7 January 2018

Jacopo Tintoretto’s “The Baptism of Christ”. Source: wikimedia.org.

We have seen His star in the East and have come with gifts to adore the Lord (Communion Antiphon, Epiphany of the Lord, Mass during the Day).

     The Epiphany, or manifestation, of the Lord is one of three liturgical celebrations in which we commemorate Jesus’ presentation, as it were, to the world in a unique way. Each of the three manifestations reveals something particular about who Jesus Christ is and what His mission is in this world. All three presentations foreshadow Jesus’ suffering, death, and resurrection. In fact, His very Person is so inexorably tied to Jesus’ mission as Savior of the world that a trinity, so to speak, of epiphanies are unmistakable signs from God the Father that we ought to listen to and follow His Son.   

     We are familiar with St. Matthew’s account of the Magi who arrived from the East to offer Jesus gifts of gold, frankincense, and myrrh. They were paying homage to the newborn king of the Jews as was their custom in the ancient world. However, what can we bring Jesus today? Certainly, we cannot offer similar gifts as the Magi, and fortunately for us, He does not ask us to do so. Instead, Jesus desires something much greater from us offered to Him as our homage: our very selves.

     An interesting parallel to the Magi is found in Jesus’ life later as He nears Jerusalem to enter into His Paschal Mystery. Formerly, He had received as a baby the expensive gold, the fragrant frankincense, and the burial ointment of myrrh. Thirty-three years later, when He was in Bethany at the house of Simon the Pharisee, Jesus encountered a sinful woman from the town who offered gifts similar to those former ones, but this time, her gifts were more personal (see Luke 7: 36-50, Matthew 26: 6-13, and Mark 14: 3-9).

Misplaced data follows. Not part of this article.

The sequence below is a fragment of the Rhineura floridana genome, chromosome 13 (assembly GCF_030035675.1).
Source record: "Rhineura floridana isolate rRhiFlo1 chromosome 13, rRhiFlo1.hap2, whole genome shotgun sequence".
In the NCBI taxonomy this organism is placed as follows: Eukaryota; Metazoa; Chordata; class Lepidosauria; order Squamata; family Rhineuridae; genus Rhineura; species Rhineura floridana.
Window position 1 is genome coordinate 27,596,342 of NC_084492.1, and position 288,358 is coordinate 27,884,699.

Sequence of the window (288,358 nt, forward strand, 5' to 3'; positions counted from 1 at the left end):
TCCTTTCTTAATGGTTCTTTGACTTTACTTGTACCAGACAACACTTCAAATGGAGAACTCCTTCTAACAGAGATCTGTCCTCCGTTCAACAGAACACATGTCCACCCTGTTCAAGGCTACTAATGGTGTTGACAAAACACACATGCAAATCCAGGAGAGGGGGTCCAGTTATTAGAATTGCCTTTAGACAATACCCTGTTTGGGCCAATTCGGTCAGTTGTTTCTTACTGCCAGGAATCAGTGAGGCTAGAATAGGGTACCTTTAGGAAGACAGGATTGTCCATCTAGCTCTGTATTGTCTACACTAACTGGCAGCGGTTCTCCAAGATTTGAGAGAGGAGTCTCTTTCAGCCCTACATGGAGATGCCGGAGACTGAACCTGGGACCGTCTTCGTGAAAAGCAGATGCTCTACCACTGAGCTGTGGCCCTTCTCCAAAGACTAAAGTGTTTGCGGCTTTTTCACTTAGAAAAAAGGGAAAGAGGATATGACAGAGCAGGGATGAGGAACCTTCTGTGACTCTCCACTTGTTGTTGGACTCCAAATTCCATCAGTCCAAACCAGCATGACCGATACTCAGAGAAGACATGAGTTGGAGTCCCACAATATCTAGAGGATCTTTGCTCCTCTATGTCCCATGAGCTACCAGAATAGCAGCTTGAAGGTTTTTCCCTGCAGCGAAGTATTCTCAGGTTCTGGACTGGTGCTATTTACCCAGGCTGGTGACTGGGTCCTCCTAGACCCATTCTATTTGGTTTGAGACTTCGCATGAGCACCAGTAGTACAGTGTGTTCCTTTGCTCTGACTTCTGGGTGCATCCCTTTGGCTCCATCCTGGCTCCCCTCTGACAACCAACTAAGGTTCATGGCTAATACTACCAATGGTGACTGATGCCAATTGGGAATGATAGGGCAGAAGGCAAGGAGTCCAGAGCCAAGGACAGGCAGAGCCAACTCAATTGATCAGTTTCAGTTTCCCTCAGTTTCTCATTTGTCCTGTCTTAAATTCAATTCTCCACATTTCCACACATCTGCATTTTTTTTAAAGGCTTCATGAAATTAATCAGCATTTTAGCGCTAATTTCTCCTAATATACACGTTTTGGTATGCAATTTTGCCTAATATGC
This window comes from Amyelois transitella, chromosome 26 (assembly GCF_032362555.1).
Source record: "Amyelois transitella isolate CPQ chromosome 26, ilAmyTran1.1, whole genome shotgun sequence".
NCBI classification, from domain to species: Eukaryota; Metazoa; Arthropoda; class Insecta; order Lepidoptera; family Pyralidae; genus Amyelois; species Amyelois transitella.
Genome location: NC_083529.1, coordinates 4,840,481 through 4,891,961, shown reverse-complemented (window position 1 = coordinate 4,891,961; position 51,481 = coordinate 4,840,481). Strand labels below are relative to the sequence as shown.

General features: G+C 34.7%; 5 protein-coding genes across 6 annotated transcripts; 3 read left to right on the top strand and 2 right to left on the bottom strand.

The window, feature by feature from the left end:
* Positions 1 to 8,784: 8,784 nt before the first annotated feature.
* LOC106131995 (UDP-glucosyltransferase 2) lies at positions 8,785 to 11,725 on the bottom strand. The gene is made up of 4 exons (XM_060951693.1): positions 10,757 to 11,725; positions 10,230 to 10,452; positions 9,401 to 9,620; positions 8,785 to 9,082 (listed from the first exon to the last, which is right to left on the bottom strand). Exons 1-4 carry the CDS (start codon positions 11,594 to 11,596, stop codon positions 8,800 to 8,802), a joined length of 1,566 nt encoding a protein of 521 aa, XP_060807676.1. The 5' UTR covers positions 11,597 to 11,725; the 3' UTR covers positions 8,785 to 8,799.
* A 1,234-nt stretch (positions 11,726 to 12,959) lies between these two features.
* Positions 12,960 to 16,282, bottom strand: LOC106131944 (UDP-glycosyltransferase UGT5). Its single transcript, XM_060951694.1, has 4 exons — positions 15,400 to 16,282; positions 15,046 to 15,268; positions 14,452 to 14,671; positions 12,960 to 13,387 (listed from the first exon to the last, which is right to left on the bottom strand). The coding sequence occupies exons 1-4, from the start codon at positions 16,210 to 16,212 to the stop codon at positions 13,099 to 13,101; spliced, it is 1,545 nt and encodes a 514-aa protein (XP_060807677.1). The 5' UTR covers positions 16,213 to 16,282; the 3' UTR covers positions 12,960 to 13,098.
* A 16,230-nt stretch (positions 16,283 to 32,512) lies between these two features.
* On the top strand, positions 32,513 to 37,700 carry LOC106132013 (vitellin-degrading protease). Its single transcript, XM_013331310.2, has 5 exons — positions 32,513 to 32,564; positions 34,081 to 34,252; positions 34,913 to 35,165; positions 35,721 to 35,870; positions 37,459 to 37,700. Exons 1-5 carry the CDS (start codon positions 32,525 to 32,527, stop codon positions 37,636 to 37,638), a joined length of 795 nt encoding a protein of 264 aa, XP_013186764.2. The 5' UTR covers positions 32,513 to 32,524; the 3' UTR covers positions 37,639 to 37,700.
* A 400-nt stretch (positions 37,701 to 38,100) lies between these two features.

Whereas this unnamed and uninvited guest came to the dinner as an outcast, she was, nevertheless, treated by Jesus in a welcoming manner while the other partygoers treated her only with contempt. While the woman did not bring Him gold, she nonetheless brought “an alabaster jar of perfumed oil, costly spikenard” (Mark 14: 3). Because she was bringing expensive oil with a fragrance similar to incense, or frankincense, this anonymous woman would understandably transport the oil in an expensive jar. Furthermore, alabaster was known to be an expensive carbonate in the ancient world. 

     In addition, the Greek word for “alabaster” was translated as “stone casket.” Herein lies the connection with myrrh. Myrrh was used in the ancient world as part of the embalming process to make the body fragrant after death. The woman here lavishly emptied the fragrant oil on Jesus’ head and feet despite the protests among the audience. Jesus’ response pointed to His Paschal Mystery: “Let her alone. Why do you make trouble for her? She has done a good thing for me…She has anticipated anointing my body for burial” (Mark 14: 6, 8).